Mandatory Firearms Safety Training

When I served in the FBI and other police departments, firearms training was a regular activity. It is perplexing that we as a nation have decided to require education, training, licensing, and regular renewals to drive a motor vehicle, but we have virtually no requirements for people to own and use a a gun. Gun owners should be required to take mandatory firearms safety training.

Mandatory training serves several functions. It requires the gun owner to express a minimum level of respect and proficiency in handling the weapon. This moves the weapon from the realm of violent fantasy into the very real world of routine and safety. It also gives trained instructors the opportunity to observe a gun owner with the weapon and note any troubling actions or words.

Ban Assault Rifles

Military grade weapons have no place in civilian life. We actually had a ban in the 1990s, when support was at 50 percent. The most recent effort was defeated in 2013, after mass shooting at Sandy Hook School in Newtown, Conn. I would return to the notion that Americans also want to keep law enforcement safe. A 2007 report by the International Association of Chiefs of Police recommended that Congress enact an effective ban on military-style assault weapons in order to curb the ability of individuals to “outgun” law enforcement officers.

Universal Background Checks

We need to close the loophole that allows unlicensed firearms sellers to sell a weapon without performing a background check. Whenever this recommendation is raised, it is typically followed by arguments that background checks would not have prevented mass shootings. Perhaps, but when every firearm sale is governed by the same standard, it contributes to a higher culture of respect and concern for weapons, which in turn moves toward national gun safety. The president has called for ubiquitous background checks, members of the House and Senate have been advocating for these checks for years, and more than 90 percent of the public supports it. What exactly is it going to take to make this a reality?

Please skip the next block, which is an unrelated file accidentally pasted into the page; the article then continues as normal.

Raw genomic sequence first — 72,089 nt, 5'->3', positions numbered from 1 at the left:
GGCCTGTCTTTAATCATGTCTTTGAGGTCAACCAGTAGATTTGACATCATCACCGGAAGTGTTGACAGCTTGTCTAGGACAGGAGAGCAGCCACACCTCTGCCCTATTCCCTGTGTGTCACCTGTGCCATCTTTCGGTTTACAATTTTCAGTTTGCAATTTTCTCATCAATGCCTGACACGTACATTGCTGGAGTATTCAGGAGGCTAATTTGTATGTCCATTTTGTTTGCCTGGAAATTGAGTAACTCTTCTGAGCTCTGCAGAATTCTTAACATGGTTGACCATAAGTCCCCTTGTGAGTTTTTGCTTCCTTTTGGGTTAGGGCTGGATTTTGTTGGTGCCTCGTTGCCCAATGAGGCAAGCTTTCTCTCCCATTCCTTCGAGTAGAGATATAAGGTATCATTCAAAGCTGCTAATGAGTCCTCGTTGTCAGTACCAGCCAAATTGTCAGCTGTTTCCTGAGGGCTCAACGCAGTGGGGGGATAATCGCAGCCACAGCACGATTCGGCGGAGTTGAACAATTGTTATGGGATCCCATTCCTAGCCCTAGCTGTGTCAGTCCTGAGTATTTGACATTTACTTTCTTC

Our “thoughts and prayers” mantra is not a solution, and it does nothing to soothe the grief of families whose loved ones have been murdered in mass shootings. No other nation has this problem to this degree. We have the capacity to address it, if we really want to.

On this sad day, that remains to be seen.

This piece was originally published by the Boston Globe.

Erroll Southers

Dr. Erroll Southers is USC Associate Senior Vice President of Safety and Risk Assurance. He is the former Director of the Safe Communities Institute, a former FBI Special Agent, Presidential nominee for TSA Administrator and California Governor’s appointee to the Governor’s Office of Homeland Security. He holds roles around the world and throughout the international counterterrorism and national security arena.